5 Mistakes Companies Make When Not Investing in Security Officers

5 Mistakes Companies Make When Not Investing in Security Officers

Security is not an area where businesses can afford to cut corners. Yet many companies try to save money by minimizing their investment in on-site security personnel. While it may seem like a place to trim budgets, this strategy often costs more in the long run. Not having adequate security staff leaves your business vulnerable to theft, vandalism, workplace violence, and many other threats.

This blog post will look at five common mistakes companies make when they need to sufficiently invest in security officers and proactive protection measures. Discover the hidden costs and consequences of taking security too lightly at your organization. You’ll see why investing in skilled security personnel who engage with your staff and understand your business pays dividends when it comes to maintaining safety, preventing losses, and allowing your company to thrive.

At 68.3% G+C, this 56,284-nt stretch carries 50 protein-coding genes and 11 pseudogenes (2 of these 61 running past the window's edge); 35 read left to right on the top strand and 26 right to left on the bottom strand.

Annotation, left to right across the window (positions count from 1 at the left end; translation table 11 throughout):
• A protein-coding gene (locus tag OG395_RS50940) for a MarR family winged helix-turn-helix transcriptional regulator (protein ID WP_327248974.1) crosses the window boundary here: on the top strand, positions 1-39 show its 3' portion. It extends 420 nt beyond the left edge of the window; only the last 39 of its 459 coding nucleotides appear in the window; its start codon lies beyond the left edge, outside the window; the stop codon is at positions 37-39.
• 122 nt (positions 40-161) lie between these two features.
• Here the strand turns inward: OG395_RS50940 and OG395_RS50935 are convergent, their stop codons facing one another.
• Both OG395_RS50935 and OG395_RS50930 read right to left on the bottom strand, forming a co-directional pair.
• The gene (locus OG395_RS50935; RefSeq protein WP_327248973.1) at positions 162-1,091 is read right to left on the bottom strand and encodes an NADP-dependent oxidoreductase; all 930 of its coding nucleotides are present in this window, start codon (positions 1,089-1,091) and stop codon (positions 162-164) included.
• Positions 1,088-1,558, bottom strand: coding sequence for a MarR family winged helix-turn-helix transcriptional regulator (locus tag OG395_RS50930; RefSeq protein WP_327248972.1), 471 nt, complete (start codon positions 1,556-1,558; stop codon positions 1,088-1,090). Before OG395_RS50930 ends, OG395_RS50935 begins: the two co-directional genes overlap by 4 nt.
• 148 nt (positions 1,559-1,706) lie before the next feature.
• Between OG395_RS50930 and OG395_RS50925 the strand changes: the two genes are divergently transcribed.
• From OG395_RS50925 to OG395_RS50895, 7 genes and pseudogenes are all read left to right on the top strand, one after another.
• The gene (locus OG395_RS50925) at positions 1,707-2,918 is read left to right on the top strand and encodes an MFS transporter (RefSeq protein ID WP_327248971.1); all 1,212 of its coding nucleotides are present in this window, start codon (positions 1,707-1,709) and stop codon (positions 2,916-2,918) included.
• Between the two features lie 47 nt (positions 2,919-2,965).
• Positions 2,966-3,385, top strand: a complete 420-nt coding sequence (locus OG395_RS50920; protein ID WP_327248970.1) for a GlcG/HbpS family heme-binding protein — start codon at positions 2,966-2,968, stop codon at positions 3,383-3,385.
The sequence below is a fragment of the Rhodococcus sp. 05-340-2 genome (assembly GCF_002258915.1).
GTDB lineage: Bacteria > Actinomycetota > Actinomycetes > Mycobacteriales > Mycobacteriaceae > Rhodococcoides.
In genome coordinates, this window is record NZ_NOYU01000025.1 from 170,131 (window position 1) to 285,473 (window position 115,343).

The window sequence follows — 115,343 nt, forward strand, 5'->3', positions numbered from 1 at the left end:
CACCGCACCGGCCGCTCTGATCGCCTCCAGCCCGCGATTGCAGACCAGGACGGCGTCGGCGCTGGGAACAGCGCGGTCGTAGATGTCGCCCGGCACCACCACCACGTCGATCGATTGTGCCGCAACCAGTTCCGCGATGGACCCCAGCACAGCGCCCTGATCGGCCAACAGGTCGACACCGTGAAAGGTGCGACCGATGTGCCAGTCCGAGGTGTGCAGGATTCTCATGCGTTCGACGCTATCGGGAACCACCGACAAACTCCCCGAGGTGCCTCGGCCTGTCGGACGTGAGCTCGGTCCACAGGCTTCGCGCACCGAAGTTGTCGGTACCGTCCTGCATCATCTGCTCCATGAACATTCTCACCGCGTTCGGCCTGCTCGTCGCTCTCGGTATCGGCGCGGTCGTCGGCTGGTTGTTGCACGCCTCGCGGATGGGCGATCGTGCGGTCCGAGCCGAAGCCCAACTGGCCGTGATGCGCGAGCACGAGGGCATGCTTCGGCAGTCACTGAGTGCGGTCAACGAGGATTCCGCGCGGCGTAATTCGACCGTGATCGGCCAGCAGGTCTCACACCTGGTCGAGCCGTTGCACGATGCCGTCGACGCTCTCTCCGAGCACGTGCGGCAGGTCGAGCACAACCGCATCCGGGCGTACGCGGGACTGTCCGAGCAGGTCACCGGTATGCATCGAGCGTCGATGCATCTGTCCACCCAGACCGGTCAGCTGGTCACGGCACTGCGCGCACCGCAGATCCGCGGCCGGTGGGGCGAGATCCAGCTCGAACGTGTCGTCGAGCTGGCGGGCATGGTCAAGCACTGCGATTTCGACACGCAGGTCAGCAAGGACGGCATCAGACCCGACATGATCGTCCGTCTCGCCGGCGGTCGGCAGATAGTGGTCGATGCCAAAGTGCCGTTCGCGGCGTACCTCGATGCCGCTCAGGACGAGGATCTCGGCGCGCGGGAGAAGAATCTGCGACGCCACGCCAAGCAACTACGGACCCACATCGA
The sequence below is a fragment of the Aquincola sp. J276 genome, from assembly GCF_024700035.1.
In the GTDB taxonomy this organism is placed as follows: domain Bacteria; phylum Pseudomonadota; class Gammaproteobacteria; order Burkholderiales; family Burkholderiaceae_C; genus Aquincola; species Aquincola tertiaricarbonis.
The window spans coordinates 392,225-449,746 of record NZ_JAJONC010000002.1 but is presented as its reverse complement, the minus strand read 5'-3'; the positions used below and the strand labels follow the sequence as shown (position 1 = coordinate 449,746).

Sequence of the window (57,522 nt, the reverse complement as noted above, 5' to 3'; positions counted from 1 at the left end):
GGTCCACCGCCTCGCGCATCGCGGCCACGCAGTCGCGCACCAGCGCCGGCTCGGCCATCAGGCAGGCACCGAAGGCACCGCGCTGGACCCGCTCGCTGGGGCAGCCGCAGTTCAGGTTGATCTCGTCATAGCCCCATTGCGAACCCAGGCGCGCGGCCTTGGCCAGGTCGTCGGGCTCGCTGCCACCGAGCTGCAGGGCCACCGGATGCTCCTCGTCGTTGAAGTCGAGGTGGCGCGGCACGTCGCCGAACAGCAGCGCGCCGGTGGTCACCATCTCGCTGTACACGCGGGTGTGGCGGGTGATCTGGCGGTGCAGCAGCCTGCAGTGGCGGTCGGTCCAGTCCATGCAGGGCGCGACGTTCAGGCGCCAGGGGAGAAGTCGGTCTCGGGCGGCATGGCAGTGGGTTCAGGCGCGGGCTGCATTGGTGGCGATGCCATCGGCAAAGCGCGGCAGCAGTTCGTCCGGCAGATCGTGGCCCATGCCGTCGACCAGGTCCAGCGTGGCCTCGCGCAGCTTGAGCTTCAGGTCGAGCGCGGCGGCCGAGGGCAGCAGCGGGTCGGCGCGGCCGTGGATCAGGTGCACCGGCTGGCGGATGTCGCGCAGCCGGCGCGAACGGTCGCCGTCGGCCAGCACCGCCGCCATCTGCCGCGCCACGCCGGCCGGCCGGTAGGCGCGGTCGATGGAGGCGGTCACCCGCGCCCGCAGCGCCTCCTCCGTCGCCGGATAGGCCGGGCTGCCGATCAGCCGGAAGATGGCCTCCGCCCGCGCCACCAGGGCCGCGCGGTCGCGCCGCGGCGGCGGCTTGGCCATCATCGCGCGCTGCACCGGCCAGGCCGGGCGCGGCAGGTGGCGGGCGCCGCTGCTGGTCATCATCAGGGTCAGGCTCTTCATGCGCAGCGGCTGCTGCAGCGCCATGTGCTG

Mistake 1: Assuming You Don’t Need Security Personnel

Some businesses wrongly assume they do not require professional security staff because they have yet to experience significant security incidents. However, failing to have security personnel on-site leaves you wide open to crime and workplace violence. No business is immune from security threats. Here are some reasons why all companies need a security presence:

  • Deterrence – Visible security officers deter potential criminals from targeting your location. Their presence demonstrates you take safety seriously.
  • Real-time response – Security staff can respond immediately to issues like trespassing, thefts, threats against employees, and suspicious individuals. Quick response minimizes losses.
  • Expertise – They have specialized training in protection methods, emergency response, threat detection, and evidence collection that your staff likely need to improve.